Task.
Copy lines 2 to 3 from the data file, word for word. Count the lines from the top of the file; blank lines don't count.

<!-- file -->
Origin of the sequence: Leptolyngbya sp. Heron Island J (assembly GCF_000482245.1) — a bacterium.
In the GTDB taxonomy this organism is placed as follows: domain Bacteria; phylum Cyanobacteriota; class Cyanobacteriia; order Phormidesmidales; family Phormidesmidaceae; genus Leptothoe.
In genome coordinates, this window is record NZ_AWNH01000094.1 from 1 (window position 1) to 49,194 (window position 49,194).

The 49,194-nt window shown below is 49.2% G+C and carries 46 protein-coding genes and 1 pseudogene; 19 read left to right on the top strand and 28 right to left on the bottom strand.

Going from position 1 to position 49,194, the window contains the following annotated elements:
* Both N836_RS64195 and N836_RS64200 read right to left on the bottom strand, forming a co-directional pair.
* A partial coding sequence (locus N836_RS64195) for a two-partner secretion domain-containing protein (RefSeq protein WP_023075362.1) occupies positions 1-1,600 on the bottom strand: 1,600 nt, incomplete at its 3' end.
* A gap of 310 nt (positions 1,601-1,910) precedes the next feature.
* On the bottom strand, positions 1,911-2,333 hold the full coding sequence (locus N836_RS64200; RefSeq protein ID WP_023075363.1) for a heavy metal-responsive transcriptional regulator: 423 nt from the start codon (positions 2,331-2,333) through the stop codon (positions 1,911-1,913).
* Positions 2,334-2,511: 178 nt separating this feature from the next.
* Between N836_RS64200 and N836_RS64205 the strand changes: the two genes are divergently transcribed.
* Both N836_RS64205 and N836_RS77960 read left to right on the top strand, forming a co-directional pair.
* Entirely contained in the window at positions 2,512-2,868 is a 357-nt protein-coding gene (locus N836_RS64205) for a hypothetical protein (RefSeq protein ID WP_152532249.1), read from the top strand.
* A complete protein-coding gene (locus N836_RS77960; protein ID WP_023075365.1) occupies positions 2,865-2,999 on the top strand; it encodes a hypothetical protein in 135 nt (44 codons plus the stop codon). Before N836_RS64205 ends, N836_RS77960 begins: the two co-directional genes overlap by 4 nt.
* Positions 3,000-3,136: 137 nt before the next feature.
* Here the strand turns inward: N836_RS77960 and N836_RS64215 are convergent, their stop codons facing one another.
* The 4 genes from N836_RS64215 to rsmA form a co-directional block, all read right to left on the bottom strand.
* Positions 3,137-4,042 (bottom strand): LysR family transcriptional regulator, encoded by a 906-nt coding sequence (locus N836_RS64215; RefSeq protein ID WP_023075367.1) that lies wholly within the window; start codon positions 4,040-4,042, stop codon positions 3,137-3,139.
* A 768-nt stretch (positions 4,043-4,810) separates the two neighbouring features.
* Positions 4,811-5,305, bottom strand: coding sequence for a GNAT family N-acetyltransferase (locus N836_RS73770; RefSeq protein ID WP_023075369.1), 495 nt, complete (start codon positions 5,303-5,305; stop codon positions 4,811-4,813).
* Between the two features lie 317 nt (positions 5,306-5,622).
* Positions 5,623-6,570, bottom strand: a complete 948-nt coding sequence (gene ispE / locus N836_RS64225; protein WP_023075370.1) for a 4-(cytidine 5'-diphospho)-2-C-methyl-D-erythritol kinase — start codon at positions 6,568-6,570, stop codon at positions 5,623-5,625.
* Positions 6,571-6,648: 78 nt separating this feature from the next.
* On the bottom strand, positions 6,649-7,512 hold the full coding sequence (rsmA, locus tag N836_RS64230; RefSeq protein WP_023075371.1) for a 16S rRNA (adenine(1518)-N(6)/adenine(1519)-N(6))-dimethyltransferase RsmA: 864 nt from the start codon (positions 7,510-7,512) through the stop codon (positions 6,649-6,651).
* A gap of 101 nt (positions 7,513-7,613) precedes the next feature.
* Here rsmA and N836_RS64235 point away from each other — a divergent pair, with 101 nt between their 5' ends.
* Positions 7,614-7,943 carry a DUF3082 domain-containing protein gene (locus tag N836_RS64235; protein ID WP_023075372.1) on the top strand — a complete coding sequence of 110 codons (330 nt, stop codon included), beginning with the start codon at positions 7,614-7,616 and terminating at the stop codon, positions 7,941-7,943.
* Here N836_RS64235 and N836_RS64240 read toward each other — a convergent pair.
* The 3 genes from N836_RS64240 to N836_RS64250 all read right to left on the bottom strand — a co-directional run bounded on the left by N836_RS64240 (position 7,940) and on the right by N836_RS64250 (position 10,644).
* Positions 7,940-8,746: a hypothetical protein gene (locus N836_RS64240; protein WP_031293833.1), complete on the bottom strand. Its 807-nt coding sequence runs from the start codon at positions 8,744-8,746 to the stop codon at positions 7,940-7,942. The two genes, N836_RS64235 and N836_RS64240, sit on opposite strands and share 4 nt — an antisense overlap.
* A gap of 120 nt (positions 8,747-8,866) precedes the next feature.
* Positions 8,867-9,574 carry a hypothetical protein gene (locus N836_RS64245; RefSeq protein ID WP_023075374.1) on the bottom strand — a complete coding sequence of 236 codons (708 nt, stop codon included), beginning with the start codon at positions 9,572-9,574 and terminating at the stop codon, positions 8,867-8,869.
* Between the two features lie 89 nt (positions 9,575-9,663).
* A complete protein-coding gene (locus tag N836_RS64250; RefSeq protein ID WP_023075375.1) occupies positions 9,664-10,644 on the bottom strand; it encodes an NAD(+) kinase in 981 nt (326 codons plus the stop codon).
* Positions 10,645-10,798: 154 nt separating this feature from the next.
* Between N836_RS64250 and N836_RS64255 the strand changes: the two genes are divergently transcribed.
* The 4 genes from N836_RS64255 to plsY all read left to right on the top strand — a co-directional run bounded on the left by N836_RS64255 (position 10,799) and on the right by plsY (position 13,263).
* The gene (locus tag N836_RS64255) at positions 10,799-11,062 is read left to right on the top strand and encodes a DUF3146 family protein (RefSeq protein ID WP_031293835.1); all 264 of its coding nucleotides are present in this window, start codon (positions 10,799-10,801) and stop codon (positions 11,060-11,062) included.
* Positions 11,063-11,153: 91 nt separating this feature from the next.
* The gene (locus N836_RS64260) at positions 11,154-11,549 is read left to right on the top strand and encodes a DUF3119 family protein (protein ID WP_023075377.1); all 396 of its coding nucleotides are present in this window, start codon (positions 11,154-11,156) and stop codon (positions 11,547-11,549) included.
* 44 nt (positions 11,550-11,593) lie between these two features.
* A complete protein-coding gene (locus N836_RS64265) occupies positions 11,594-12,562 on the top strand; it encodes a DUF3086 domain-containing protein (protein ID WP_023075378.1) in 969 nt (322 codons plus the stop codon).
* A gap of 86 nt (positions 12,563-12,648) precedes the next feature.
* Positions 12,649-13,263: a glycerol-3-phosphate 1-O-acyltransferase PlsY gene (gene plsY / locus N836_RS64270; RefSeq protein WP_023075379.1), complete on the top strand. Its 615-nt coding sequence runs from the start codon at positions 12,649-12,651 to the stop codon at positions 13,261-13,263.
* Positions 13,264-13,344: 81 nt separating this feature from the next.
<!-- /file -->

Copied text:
In the GTDB taxonomy this organism is placed as follows: domain Bacteria; phylum Cyanobacteriota; class Cyanobacteriia; order Phormidesmidales; family Phormidesmidaceae; genus Leptothoe.
In genome coordinates, this window is record NZ_AWNH01000094.1 from 1 (window position 1) to 49,194 (window position 49,194).